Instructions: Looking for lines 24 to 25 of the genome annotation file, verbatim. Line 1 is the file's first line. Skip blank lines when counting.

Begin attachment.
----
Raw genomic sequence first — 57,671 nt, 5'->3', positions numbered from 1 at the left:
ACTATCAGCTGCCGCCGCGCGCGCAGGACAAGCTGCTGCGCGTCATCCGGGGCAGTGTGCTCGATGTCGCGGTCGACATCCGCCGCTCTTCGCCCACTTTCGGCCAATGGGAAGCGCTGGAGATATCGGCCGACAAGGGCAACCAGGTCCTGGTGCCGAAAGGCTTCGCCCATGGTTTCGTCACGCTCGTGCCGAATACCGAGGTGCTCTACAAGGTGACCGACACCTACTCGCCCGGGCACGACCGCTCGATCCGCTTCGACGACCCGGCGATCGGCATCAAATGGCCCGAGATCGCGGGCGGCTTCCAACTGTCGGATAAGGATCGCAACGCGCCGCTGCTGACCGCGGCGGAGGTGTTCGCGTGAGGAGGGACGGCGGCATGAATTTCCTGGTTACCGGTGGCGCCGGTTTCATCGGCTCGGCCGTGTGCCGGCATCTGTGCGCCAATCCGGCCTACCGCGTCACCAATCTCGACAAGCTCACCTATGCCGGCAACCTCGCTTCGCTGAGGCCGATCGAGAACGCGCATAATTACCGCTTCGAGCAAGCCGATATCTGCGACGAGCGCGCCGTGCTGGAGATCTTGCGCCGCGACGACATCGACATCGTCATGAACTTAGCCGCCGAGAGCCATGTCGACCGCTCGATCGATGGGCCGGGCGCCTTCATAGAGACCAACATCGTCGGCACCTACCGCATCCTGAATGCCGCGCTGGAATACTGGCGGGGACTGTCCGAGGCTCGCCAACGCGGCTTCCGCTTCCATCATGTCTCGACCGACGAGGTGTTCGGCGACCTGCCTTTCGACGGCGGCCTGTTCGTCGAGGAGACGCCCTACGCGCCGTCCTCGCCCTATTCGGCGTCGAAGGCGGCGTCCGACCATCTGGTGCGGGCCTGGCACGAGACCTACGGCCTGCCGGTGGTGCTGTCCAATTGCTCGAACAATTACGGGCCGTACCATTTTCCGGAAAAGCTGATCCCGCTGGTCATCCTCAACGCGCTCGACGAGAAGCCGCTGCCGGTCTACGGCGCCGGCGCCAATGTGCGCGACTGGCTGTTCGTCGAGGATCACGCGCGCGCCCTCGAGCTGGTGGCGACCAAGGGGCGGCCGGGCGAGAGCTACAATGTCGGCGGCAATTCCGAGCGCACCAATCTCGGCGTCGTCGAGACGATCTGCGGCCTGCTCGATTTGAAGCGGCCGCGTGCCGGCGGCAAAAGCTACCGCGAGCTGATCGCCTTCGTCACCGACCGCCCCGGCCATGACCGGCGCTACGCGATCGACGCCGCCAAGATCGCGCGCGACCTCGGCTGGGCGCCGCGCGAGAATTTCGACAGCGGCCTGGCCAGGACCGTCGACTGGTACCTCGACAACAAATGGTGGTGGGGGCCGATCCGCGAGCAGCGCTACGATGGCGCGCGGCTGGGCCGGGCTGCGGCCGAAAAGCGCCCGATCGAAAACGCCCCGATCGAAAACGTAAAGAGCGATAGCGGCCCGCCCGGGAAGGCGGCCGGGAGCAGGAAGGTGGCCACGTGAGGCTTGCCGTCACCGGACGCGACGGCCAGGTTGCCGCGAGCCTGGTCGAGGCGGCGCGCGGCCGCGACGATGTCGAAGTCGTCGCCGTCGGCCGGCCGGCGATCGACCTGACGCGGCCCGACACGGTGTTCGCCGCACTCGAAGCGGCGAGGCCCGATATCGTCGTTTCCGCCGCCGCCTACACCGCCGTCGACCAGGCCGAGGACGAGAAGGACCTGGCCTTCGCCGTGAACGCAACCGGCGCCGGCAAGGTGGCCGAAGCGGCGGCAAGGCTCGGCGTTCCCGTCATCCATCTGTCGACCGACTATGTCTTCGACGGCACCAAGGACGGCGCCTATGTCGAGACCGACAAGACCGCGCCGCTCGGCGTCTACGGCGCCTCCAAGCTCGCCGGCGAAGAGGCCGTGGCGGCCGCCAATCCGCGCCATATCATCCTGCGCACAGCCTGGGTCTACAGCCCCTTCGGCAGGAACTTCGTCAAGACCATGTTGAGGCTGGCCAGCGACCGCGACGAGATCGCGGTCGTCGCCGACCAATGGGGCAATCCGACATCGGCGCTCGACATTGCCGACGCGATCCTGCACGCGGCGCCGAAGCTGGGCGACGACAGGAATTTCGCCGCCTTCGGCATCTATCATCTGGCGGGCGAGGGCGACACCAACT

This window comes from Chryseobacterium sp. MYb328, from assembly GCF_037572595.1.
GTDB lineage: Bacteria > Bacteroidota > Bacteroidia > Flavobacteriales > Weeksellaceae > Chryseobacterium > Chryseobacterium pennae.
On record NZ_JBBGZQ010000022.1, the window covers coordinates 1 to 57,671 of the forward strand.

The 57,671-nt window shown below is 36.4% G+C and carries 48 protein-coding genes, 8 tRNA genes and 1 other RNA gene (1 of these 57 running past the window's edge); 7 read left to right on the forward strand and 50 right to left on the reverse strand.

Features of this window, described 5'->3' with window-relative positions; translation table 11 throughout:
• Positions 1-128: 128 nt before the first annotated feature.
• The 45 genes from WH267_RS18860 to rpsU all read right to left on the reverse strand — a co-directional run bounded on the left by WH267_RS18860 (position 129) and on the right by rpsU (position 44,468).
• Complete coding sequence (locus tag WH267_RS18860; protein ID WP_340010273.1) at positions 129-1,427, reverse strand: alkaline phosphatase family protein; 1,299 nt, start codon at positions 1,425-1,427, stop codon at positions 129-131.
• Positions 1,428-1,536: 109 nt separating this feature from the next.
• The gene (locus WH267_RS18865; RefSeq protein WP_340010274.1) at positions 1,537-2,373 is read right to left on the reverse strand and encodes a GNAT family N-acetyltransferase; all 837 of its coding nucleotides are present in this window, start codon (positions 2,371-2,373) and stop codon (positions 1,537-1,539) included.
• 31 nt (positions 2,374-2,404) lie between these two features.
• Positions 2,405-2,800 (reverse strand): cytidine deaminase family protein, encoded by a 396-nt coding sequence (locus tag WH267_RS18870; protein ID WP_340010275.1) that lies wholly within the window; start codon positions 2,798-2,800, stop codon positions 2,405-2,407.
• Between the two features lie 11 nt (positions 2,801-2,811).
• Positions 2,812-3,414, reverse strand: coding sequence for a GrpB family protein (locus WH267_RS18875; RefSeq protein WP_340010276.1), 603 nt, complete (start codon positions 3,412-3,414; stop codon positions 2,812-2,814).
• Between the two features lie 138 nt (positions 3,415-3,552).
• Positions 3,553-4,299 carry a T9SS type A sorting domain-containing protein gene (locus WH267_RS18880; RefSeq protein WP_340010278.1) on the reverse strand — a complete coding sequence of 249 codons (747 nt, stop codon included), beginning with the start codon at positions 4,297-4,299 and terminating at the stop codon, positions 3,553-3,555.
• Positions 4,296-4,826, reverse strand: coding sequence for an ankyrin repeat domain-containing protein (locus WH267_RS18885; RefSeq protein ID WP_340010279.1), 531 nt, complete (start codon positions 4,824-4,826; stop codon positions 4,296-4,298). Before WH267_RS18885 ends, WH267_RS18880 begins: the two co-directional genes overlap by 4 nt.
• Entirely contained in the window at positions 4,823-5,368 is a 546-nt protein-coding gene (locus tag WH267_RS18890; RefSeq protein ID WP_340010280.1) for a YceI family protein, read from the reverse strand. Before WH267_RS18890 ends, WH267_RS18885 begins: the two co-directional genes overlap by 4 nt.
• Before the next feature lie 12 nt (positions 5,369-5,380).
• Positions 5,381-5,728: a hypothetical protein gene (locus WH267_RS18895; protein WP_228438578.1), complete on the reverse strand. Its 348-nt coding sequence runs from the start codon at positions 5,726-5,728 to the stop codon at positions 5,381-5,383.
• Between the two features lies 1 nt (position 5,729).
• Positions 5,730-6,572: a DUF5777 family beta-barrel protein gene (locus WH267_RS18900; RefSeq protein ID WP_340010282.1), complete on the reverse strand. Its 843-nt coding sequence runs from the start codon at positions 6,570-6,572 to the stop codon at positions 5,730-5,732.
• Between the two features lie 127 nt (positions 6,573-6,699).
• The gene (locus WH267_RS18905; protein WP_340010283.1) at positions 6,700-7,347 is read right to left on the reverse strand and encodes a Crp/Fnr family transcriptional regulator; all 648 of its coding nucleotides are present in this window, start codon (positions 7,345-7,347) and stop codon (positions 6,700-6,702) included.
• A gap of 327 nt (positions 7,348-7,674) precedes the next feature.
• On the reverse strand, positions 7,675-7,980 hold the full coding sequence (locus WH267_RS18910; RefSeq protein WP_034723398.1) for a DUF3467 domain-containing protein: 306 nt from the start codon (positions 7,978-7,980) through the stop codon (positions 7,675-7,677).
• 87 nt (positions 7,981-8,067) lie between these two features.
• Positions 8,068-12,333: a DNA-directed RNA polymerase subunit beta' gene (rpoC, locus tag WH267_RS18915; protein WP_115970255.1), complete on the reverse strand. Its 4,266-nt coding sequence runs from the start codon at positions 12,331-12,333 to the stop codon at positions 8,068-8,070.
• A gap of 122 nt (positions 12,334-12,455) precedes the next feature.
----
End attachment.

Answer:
• Positions 5,730-6,572: a DUF5777 family beta-barrel protein gene (locus WH267_RS18900; RefSeq protein ID WP_340010282.1), complete on the reverse strand. Its 843-nt coding sequence runs from the start codon at positions 6,570-6,572 to the stop codon at positions 5,730-5,732.
• Between the two features lie 127 nt (positions 6,573-6,699).